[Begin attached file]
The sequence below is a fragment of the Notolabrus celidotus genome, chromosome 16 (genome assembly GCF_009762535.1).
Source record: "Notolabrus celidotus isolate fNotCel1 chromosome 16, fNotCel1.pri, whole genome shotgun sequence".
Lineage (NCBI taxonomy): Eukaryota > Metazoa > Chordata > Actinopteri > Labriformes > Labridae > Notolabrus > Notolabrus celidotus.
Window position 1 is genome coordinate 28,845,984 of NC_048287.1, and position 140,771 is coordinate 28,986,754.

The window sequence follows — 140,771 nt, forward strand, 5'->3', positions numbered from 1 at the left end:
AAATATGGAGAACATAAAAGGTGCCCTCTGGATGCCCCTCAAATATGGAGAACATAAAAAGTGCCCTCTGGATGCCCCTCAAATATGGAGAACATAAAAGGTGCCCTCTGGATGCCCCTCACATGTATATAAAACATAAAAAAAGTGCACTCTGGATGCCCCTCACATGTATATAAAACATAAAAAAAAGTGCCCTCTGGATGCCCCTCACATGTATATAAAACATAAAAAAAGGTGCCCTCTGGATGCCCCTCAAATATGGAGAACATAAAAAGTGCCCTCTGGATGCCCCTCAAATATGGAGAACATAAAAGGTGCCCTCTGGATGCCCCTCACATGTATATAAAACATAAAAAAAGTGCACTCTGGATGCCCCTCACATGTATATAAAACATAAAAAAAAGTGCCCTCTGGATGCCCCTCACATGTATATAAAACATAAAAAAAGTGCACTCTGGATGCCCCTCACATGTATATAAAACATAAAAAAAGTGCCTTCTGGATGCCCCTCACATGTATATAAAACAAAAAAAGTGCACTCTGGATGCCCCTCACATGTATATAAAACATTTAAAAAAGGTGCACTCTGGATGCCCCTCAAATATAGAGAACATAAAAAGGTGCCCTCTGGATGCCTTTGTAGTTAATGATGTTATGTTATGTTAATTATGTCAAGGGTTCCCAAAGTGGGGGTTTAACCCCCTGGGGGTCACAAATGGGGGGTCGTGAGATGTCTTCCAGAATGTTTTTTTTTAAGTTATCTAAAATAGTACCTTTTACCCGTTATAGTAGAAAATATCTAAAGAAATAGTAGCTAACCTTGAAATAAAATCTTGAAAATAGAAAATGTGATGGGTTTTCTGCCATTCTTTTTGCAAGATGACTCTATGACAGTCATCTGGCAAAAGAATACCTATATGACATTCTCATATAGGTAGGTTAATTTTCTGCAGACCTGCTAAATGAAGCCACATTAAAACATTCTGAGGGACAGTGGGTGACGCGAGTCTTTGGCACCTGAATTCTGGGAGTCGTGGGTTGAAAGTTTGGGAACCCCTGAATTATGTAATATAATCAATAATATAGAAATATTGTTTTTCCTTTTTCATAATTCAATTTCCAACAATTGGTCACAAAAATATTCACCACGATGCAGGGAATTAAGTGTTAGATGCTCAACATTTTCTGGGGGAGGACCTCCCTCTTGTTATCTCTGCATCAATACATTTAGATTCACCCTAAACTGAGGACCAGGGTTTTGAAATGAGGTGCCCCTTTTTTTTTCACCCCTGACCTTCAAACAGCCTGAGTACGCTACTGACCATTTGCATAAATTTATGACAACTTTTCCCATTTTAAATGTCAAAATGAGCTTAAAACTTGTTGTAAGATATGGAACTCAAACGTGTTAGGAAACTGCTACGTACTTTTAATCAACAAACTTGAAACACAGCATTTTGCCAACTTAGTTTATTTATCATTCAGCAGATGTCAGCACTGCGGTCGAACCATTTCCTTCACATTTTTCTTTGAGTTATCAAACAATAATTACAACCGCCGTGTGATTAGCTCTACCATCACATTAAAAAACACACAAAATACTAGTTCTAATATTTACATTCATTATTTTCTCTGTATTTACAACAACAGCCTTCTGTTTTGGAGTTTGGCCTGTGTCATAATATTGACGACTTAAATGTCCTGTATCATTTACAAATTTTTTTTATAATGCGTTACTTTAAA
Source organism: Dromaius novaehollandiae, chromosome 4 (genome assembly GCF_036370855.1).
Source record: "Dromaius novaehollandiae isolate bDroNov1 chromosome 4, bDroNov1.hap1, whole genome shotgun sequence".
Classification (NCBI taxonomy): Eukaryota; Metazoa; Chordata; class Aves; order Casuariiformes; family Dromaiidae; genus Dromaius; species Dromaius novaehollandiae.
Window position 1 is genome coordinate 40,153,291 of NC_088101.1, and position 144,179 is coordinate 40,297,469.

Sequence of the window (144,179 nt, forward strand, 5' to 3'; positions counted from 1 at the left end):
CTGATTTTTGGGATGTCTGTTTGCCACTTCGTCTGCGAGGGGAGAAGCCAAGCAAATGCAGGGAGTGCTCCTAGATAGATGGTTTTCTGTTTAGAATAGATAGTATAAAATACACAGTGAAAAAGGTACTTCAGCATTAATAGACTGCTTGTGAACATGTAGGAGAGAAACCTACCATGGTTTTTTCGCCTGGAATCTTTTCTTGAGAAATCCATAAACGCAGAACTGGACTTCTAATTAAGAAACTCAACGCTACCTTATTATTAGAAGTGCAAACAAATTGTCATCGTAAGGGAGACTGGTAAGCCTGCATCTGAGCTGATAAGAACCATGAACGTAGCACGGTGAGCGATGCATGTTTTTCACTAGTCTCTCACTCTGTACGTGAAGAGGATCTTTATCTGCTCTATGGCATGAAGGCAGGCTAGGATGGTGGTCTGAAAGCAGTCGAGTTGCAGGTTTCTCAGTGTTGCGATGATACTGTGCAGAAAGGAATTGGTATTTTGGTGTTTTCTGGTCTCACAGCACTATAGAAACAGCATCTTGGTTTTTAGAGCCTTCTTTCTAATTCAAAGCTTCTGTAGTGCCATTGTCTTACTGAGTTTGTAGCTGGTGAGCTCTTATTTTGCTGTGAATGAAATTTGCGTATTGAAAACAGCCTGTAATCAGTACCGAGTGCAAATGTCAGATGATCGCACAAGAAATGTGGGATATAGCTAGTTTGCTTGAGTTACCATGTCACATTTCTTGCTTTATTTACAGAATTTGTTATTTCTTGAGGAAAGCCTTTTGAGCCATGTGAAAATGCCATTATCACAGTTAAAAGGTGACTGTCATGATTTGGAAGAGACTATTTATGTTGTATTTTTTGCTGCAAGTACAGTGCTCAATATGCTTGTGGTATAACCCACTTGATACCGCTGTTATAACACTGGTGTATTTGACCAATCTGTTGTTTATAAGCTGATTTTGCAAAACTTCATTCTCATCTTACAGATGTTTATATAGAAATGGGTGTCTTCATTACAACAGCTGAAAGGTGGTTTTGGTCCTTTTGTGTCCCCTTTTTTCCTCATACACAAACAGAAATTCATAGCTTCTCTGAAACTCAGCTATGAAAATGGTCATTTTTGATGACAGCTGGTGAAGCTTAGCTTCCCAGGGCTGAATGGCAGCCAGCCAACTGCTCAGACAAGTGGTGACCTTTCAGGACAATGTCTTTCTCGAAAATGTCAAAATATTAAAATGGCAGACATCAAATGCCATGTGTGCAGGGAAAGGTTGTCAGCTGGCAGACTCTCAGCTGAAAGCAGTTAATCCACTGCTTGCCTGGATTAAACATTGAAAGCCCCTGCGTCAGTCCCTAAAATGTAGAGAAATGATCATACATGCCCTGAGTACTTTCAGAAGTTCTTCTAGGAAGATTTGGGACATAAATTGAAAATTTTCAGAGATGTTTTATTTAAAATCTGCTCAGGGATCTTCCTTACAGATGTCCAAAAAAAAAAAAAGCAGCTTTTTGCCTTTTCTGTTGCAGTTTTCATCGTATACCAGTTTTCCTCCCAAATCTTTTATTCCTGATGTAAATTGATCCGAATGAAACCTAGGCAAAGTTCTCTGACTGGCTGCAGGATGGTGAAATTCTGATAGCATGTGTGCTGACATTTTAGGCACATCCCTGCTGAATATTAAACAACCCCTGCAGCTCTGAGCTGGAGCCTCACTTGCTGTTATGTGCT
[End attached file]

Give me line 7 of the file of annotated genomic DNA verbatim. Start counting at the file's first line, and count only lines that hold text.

Source organism: Dromaius novaehollandiae, chromosome 4 (genome assembly GCF_036370855.1).